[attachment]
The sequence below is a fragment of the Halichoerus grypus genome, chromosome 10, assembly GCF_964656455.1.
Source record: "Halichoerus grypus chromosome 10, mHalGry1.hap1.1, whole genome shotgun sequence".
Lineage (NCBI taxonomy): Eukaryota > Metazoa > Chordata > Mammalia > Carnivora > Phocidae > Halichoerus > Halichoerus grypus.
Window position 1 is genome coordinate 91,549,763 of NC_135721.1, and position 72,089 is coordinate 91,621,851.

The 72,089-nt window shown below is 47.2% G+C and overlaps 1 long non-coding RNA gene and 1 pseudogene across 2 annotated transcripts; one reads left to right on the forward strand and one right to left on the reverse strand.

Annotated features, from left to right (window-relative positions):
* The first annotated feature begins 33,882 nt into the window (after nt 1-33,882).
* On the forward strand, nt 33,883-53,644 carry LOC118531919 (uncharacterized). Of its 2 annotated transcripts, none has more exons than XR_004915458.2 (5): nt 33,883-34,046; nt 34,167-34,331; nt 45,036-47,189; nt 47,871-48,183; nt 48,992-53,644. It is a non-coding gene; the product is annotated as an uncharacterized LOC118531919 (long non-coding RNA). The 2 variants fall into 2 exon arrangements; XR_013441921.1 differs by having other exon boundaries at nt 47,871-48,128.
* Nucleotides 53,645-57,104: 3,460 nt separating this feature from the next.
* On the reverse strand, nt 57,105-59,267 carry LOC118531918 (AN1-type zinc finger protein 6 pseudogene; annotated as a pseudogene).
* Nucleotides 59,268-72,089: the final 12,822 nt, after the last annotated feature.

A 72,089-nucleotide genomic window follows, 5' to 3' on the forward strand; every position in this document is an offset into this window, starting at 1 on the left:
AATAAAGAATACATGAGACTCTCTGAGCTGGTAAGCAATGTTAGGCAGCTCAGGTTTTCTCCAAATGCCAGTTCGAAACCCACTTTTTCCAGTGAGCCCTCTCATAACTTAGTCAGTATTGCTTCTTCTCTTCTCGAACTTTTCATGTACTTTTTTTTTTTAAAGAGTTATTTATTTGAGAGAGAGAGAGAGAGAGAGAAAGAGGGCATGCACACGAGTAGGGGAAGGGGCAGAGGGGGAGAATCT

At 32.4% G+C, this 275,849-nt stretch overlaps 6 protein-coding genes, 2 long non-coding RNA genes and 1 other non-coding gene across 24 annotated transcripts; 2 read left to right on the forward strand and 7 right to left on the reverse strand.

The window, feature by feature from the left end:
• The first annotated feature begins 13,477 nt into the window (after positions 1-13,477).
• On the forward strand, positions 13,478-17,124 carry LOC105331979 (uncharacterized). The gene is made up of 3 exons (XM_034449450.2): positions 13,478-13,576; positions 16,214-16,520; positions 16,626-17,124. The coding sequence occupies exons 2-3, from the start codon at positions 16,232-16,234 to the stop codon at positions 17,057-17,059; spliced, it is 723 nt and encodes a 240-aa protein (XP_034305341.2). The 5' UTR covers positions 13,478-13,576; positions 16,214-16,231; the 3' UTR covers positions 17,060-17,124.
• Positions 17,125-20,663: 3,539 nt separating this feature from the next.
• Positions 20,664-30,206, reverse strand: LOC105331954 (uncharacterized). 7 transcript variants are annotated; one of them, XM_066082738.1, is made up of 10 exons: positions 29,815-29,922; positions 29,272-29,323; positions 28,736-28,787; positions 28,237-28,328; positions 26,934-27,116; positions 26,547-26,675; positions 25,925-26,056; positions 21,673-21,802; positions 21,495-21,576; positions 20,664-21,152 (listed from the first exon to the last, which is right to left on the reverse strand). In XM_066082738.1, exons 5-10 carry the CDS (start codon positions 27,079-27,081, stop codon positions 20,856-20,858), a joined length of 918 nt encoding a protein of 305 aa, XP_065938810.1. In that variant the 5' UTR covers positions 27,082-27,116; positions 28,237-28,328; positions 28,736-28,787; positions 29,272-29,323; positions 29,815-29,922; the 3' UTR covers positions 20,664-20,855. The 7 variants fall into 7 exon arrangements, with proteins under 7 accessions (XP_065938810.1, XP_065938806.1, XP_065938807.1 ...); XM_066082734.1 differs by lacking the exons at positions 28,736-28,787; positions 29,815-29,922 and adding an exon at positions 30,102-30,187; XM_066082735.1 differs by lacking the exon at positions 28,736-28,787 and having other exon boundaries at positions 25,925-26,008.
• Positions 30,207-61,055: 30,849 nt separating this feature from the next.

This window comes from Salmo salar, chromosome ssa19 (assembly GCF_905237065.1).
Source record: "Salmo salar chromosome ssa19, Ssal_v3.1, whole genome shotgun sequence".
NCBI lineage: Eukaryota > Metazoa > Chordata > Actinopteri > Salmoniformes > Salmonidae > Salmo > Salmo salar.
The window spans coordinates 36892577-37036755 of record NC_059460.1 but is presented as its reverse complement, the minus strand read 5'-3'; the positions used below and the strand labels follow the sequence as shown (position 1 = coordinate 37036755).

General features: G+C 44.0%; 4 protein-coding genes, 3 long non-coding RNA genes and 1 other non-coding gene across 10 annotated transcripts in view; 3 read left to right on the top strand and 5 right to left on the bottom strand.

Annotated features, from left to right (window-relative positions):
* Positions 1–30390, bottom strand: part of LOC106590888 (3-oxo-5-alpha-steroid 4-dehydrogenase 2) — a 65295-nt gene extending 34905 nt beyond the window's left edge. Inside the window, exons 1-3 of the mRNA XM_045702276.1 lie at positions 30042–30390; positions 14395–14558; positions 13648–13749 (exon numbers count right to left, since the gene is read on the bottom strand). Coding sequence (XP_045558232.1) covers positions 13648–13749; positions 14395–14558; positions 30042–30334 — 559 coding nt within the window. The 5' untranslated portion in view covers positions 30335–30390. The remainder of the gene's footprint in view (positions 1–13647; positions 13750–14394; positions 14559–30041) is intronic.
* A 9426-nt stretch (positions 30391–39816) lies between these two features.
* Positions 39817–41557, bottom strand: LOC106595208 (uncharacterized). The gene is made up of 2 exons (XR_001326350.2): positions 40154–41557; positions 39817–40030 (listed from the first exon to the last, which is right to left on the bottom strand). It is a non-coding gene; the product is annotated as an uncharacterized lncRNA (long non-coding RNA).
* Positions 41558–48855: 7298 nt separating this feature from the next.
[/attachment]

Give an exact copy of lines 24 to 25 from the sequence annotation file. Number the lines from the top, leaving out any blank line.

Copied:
The window spans coordinates 36892577-37036755 of record NC_059460.1 but is presented as its reverse complement, the minus strand read 5'-3'; the positions used below and the strand labels follow the sequence as shown (position 1 = coordinate 37036755).

General features: G+C 44.0%; 4 protein-coding genes, 3 long non-coding RNA genes and 1 other non-coding gene across 10 annotated transcripts in view; 3 read left to right on the top strand and 5 right to left on the bottom strand.